Humans are everywhere. We live in tundras, deserts, rainforests, and even New York City. We’re not the only animals that like to get around: red foxes, Argentine ants, and springtails are all examples of other species that inhabit huge swathes of the planet. Others, like the wonderful Iriomote cat or the beautiful and adorable vaquita (both critically endangered), are confined to very small regions.
It’s a natural thought that species with a wide geographical range are more resistant to extinction. It makes a certain kind of intuitive sense: if you live in a large area, then natural disasters, extreme weather, and fluctuations in other animal populations are less likely to affect you.
But according to a new paper in Nature Communications, the extinction-protection conferred by geographical range need not apply to catastrophic extinction events. More specifically, terrestrial vertebrates did not enjoy an advantage from geographical range in surviving the end-Triassic extinction event 200 million years ago (we don’t know what caused this extinction, by the way; volcanism, impact events, and climate change are all possible scenarios).
This is an extremely interesting result that gives us new insight into the mechanics of mass extinctions. However, this same finding is already being reported as further evidence that we’re all doomed; more specifically, that our wide geographical range won’t protect us from our own forthcoming climate change-driven extinction.
This kind of claim, that actual human extinction is a likely consequence of ongoing climate change (an insinuation that Noam Chomsky is also fond of making), seems to be becoming increasingly common. To my mind, though, it’s both scientifically dubious and ethically problematic. Consider the science first. There’s no question that climate change could cause huge numbers of deaths (it’s already doing so), devastate island countries, and cause a large number of animal and plant species to become extinct. It may even lead to a net decline in the human population. However, it’s hard to envisage a scenario in which climate change alone could kill us all. For example, note that mooted ‘runaway greenhouse effect’ that cursed Venus to lifelessness would probably require us to burn far more fossil fuels than actually exist on earth. Likewise, our planet has supported a rich biosphere at far higher global temperatures than are predicted even by highly pessimistic climate models. Of course, the biosphere had millions of years to adapt to those temperatures, and even then, a temperature spike at the early Eocene was very bad for marine life. But it’s still a far cry from the end of the world, or even the end of us.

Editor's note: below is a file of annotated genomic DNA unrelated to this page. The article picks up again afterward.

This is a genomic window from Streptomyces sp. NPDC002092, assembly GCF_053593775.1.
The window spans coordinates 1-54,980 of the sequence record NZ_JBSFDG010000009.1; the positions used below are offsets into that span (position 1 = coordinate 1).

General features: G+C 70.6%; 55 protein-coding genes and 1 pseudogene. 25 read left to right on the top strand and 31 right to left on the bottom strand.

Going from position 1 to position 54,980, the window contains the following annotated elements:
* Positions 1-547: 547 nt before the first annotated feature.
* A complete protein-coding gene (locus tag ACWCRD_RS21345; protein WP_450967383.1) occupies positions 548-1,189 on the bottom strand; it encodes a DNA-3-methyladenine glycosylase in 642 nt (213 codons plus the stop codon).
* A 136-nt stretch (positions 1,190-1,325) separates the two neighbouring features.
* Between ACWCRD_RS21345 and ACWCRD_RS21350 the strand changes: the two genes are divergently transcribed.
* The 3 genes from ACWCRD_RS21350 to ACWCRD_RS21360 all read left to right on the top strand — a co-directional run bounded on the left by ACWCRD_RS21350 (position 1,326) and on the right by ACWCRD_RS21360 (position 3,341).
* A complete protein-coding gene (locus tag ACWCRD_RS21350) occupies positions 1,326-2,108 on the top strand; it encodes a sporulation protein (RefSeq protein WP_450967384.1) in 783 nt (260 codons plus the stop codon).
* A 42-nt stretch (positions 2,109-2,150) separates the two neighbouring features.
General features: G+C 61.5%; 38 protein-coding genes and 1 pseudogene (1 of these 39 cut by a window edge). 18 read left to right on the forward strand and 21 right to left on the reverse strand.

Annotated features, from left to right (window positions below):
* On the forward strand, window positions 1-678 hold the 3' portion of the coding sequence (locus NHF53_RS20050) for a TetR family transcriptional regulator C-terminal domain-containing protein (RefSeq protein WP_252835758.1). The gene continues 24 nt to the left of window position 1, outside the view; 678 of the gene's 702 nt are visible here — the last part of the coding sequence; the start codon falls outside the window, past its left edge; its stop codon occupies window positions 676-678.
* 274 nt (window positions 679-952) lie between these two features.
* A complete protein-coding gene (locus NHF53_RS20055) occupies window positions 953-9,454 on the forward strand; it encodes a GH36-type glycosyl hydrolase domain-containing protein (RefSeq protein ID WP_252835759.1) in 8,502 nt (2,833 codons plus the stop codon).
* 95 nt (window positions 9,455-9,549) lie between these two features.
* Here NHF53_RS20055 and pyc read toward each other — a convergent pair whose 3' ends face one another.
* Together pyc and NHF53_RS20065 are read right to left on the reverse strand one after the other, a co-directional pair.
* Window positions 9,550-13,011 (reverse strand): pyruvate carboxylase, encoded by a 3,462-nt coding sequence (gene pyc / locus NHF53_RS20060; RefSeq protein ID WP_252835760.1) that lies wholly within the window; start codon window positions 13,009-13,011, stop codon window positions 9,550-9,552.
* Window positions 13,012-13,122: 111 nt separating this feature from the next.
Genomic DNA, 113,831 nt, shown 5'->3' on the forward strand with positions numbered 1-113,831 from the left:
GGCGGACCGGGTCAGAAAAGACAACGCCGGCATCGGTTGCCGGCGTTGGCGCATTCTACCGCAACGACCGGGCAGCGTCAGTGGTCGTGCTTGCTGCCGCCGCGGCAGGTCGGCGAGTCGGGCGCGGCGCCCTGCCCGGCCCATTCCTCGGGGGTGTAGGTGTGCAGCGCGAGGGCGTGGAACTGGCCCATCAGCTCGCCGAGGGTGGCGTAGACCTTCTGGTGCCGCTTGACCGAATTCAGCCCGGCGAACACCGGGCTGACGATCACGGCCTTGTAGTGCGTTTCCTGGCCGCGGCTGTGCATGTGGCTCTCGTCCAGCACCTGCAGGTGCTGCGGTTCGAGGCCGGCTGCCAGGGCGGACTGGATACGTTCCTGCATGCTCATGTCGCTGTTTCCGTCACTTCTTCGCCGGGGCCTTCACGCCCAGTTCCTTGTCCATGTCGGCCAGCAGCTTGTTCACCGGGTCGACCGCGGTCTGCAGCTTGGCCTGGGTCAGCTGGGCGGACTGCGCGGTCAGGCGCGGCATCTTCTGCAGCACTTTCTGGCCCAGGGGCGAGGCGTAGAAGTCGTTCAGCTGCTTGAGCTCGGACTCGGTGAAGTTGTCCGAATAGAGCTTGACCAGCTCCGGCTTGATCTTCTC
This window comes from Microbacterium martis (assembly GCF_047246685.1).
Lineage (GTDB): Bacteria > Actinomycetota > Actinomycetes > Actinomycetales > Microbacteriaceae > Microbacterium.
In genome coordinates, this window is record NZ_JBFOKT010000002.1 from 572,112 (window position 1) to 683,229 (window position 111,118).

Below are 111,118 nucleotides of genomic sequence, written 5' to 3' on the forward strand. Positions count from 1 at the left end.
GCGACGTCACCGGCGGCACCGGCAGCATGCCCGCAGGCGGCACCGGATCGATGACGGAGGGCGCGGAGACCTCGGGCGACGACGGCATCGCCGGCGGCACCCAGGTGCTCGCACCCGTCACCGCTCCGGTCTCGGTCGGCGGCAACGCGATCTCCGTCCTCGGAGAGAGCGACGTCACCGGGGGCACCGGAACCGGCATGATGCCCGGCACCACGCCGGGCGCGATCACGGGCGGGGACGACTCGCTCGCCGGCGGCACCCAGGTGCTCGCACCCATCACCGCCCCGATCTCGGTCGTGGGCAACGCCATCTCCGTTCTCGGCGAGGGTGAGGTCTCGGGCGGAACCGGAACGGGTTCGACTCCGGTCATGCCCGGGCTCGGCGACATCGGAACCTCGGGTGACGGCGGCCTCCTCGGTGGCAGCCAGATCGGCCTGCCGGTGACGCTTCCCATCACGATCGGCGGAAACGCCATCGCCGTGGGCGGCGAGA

I say all this not to downplay the risks of climate change, but to try to be serious and lucid about the risks, and separate the unsubstantiated existential risks of climate change to humanity from the real humanitarian and broader environmental worries. As I mentioned, I also think playing up the existential risks is ethically problematic, for two reasons.
First, it plays into the mindset that “we’re all doomed” – that the world is coming to an end, and it’s too late to do anything about it. This kind of millenarianism is intellectually seductive, and it can easily lead us to think that there’s no point taking action to curb climate change. However, in all likelihood, there will be plenty of us around who’ll have to deal with the severe consequences of a hotter, wetter, wilder climate, with reduced farming yields and diminished biodiversity. These are awful, concrete effects – more concrete and vivid, in fact, than inchoate eschatological sketches of our extinction.
The second reason extinction talk is ethically problematic is that it falsely suggests that the burden of a changing climate will fall equally on everyone (note the “all” in “we’re ALL doomed”). In fact, the consequences of climate change will fall disproportionately on the global poor. By focusing on doomsday scenarios, we create a false sense of solidarity, and distract ourselves from the very real injustice involved in the distribution of risks of climate change. This makes it easier to avoid awkward conversations – like the obligations of the global rich to help poor countries deal with climate change’s effects.